More than 50 students of diverse backgrounds listened as an Israeli law professor and a Palestinian economic scholar engaged in a moderated discussion at the UMN’s Coffman Memorial Union last night.
Professor Oren Gross of the UMN’s Law School was born and raised in Israel; Gross’ counterpart, Walid Issa, was born in a Palestinian refugee camp. Despite their differences, Gross and Issa remained calm and respectful of each other’s thoughts and opinions during the discussion, which was moderated by Methodist Reverend J. Cody Nielson. The Minnesota Hillel, a center for Jewish student life on campus, hosted the event.
The Minnesota Student Association, which serves as the student government on campus, recently received a proposal to pass the Boycott Divestment and Sanctions (BDS) campaign at UMN. Because BDS has been interpreted as anti-Semitic in nature, Minnesota Hillel organized the moderated discussion in an effort to facilitate respectful discourse on campus.
The discussion began with both Gross and Issa explaining their upbringings and difficult experiences with the Israeli-Palestinian Conflict. Next, Reverend Nielson asked Gross and Issa a series of questions pertaining to the Conflict and what each speaker thought should be done about it. The event concluded after Gross and Issa answered questions from audience members.
Both Gross and Issa stressed the importance of education in working to resolve the problems in Israel and Palestine.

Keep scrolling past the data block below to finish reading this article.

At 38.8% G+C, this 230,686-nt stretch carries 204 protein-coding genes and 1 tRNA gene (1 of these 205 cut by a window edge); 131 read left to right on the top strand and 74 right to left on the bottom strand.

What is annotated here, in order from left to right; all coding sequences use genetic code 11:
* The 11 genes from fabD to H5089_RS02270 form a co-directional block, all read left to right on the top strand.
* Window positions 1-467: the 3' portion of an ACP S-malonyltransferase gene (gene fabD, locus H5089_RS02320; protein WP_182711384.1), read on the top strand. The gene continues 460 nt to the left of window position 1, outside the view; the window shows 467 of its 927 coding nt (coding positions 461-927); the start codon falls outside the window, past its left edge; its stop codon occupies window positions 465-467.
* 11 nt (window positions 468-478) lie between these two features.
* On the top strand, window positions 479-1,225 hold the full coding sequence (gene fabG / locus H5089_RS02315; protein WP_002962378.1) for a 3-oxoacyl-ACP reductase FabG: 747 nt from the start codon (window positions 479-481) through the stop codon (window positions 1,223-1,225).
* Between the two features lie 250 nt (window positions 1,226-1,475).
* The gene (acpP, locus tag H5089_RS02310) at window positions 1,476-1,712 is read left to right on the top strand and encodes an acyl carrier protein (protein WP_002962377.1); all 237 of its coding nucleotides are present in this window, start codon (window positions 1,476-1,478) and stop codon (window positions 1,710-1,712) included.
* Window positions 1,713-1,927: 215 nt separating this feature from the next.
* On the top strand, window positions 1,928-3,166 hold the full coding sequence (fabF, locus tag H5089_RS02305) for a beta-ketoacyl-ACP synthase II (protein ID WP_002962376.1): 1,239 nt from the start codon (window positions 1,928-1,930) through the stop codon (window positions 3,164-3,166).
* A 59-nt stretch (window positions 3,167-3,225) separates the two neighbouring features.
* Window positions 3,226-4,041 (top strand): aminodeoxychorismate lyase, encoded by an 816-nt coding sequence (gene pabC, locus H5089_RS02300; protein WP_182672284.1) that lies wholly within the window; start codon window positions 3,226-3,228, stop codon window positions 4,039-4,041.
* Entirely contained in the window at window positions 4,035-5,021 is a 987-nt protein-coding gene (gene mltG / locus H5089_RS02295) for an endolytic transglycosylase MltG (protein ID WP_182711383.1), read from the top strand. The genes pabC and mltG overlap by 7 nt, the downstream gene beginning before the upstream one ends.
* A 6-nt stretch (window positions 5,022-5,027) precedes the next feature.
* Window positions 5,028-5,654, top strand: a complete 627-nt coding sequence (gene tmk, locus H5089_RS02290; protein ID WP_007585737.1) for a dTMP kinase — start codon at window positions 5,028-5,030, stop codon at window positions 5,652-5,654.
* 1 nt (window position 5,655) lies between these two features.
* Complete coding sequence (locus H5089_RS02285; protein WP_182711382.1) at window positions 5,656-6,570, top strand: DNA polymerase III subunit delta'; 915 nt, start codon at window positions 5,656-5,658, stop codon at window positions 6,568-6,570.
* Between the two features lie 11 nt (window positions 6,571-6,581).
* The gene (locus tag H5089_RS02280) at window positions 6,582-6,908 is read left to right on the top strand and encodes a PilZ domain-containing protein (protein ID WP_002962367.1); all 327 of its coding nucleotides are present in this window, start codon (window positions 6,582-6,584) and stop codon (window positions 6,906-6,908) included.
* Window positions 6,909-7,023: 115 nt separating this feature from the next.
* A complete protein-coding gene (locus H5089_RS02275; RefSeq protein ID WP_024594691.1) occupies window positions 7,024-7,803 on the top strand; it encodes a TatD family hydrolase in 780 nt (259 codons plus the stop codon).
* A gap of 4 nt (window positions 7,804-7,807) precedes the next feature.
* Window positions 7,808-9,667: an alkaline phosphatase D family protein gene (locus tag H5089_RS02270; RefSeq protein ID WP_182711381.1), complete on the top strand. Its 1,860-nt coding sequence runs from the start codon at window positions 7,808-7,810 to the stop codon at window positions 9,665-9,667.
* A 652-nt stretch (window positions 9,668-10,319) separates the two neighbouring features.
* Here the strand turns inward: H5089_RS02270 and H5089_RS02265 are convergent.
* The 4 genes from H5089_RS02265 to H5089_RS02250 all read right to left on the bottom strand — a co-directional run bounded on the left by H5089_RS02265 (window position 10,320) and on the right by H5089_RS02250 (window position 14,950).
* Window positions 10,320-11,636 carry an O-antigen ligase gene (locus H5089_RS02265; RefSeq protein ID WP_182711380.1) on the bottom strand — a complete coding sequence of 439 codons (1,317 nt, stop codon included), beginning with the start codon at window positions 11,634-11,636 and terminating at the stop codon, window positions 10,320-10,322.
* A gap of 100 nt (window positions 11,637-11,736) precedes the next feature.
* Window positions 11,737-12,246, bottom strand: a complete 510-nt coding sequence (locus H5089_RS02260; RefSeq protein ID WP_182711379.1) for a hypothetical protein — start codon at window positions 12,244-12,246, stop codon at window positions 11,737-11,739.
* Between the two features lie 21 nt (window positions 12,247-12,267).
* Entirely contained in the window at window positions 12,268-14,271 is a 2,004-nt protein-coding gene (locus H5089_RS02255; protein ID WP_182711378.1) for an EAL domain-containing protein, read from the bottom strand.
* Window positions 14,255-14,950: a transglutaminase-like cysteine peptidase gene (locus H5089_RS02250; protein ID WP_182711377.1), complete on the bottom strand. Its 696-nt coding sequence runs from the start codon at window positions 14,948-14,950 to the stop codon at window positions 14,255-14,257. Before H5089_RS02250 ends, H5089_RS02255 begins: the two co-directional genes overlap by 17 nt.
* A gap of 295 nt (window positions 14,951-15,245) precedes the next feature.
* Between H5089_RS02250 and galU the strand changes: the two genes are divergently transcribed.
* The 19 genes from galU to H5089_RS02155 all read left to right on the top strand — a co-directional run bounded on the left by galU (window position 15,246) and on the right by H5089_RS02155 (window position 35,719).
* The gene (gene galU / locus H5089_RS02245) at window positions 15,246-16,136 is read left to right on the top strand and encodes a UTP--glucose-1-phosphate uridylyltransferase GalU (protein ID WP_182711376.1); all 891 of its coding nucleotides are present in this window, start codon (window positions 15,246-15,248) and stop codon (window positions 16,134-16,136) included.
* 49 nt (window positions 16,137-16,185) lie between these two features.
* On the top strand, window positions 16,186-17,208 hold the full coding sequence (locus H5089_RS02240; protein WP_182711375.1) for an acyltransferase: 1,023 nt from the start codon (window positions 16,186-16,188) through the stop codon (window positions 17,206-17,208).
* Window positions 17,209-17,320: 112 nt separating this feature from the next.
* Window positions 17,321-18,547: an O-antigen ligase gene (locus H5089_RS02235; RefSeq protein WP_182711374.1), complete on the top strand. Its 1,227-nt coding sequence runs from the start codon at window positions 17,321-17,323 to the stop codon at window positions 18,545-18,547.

“Education is the key. Children are the key,” Gross said.
Gross elaborated that when children are taught to hate, they will grow up with only hate in their hearts. Conversely, children who learn to love life will not desire to spend their lives at war.
Issa agreed with Gross’ claim in his own response.
“I am very concerned about the young people and the kids,” Issa said.
On the topic of concerns and young people, Nielson made sure to ask Issa and Gross their thoughts on BDS.
“I strongly believe that BDS goes against the grain of everything we said [about how to resolve the conflict] so far,” Gross said. Gross added that BDS is not inherently anti-Semitic, but that some people advocating for it either intentionally or unintentionally cross the line towards anti-Semitism.
Gross added that, “We cannot afford to say that the situation [in Israel and Palestine] is not solvable.”
Gross and Issa acknowledged that solving the conflict was seemingly impossible to students at the University of Minnesota, but both men also acknowledged that the student body in Minneapolis can do a lot on their own to help out.
“I think there is so much you guys can do,” Issa said. Rather than using “empty rhetoric” and taking an uninformed stance or simply passing or not passing a campaign, “[Students] need to rethink what [they] are doing…sit together and talk about how we can be effective,” he added.
“I would’ve given the same answer,” Gross agreed. “Know what it is that you’re talking about. Come and visit! Learn! Take a trip. See what it is!”
Gross and Issa wanted students at the talk to spread the importance of awareness to the UMN’s campus. Rather than simply picking a side, students should make connections with new people who each have humanity and a story; use these connections to think diversely and form educated opinions.
“Meet, talk, and see what the other [side] has to say. That’s your obligation,” Gross said.